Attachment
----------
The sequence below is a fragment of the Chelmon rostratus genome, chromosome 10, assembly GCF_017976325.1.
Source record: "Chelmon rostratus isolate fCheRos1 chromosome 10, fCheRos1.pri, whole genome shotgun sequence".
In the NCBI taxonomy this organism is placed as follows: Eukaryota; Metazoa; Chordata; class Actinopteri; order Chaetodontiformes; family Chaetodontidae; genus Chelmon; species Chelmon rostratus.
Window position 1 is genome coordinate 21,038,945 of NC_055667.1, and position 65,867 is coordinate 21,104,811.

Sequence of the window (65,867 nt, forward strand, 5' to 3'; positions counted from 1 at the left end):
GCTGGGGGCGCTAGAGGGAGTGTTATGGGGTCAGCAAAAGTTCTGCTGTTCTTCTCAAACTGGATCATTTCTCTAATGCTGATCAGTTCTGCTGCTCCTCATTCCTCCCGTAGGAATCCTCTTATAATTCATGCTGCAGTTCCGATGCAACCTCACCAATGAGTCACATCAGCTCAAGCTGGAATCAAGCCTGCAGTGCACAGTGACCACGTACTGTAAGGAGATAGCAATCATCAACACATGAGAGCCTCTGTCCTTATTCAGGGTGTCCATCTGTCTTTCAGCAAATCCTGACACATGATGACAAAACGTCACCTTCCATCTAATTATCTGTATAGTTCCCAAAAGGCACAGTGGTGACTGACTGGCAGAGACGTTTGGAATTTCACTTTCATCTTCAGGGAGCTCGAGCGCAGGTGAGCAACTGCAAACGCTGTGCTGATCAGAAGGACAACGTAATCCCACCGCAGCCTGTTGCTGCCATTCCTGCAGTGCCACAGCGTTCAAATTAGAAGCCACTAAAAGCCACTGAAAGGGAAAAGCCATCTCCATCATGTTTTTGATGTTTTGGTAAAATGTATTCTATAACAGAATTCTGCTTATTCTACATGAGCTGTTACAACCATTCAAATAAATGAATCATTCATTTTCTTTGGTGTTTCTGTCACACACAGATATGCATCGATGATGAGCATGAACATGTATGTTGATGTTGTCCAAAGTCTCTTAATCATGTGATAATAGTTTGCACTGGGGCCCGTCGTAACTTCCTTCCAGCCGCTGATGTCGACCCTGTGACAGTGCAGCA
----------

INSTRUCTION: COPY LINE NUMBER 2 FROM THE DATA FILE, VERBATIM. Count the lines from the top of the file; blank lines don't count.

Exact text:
Source record: "Chelmon rostratus isolate fCheRos1 chromosome 10, fCheRos1.pri, whole genome shotgun sequence".